For some reason, we think that in order for our marriage to be successful we need to solve every problem. Every detail needs to discussed and couples just have to see eye to eye on everything.
Thankfully, this is not what successful marriages need. According to relationship researchers Julie and John Gottman, "an astounding 69 percent of relationship problems are perpetual. These problems don't have a solution and are therefore not going to get 'fixed'."
Here are three problems that happen in every marriage that actually shouldn't be fixed.
1. Toilet paper problems (and other issues)
Under or over ... the age-old question. You have one preference and your spouse has the other. But when living with someone, it's important to remember that there's no "right" way, just preferences.
So what does this mean for your marriage? Basically, don't sweat the small stuff. There are many things that you are going to disagree on. Instead of fighting about things like toilet paper or where the milk goes in the fridge, choose to let it go.
You and your spouse will be happier if you both learn to tolerate (or better yet, embrace) each other's preferences.
Money is a tricky one. You do need money to function and not being in debt is one of the best things for a marriage. However, the stark difference in how money should be saved, spent and budgeted means money problems are a part of every marriage.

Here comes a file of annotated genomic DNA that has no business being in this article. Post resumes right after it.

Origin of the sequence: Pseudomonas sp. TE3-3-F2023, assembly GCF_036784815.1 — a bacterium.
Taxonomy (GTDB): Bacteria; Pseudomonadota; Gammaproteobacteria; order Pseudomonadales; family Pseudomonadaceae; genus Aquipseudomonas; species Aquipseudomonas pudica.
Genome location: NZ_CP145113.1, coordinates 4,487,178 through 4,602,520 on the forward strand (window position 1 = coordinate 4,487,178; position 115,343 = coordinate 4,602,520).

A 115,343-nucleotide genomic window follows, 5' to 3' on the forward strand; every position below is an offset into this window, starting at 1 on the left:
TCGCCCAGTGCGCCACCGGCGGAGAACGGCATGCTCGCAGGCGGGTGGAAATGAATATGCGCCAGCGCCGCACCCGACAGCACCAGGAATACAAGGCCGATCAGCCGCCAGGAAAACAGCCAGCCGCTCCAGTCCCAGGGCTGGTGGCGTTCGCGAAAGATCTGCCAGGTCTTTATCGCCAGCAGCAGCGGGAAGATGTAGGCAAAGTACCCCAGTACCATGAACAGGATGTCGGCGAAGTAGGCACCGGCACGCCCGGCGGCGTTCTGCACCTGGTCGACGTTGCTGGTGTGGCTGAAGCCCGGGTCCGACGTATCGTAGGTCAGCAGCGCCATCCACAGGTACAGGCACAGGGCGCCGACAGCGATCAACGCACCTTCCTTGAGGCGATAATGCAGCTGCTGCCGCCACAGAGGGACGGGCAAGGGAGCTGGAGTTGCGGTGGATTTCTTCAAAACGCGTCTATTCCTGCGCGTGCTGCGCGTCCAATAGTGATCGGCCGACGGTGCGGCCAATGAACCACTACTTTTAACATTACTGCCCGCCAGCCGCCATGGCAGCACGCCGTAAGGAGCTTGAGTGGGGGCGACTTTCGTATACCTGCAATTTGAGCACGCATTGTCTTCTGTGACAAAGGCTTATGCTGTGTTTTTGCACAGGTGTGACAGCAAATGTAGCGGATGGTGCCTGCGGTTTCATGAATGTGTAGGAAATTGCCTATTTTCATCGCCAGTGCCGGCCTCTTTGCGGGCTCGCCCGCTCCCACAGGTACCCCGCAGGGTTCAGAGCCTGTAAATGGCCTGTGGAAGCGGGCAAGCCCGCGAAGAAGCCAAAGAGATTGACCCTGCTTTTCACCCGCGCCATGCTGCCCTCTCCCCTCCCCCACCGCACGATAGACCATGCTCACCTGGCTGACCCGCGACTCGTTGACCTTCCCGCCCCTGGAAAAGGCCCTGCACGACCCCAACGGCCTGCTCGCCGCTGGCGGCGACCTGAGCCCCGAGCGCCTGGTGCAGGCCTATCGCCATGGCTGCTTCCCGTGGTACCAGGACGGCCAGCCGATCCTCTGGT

We often find ourselves judging others on how they spend their money, especially in a marriage because how your spouse spends money affects what you can spend money on. Instead of constantly battling out who gets to buy what, make a budget together.
Decide what your priorities are together, and how much money you both want to save each month. Be sure that the budget includes money for each partner to spend however they want.
Remember that there isn't a right or wrong way to spend money but a good, better, best. Money will always be a part of your marriage so choose to work towards compromise instead of obsessing over a solution.
You love your spouse but you may not love their family. This can be a tricky thing because most likely your spouse loves his family. Consequently, you might find yourself fighting about who to spend time with this holiday season.
In-laws are a source of stress and problems for many couples. But again, it's one of those perpetual issues your marriage will never be without. In order to keep the in-laws less of a problem, you might need to keep your opinions to yourself.
Yes, being with in-laws can be hard, but that is no reason for you to tell your husband that you hate his family. When you tell your spouse that they may take it personally and it will lead to other problems. Sometimes it's better to just keep an opinion to yourself to protect your loved one from hurt feelings.
As much as you can, try letting it go and moving forward. If it comes to a point where you can't sweep your hurt feelings under the rug, it's time to discuss the issue. Maybe you need more time with your own family instead of so much time with the in-laws. Maybe understanding your spouse's family will help you understand why they act the way you do.
Problems happen, but learning to work together despite your differences is what marriage is all about.
Christa is a part time photographer, part time writer and full time lover of life. She loves eating chocolate chip cookies and singing (but not at the same time). She has her degree in political science.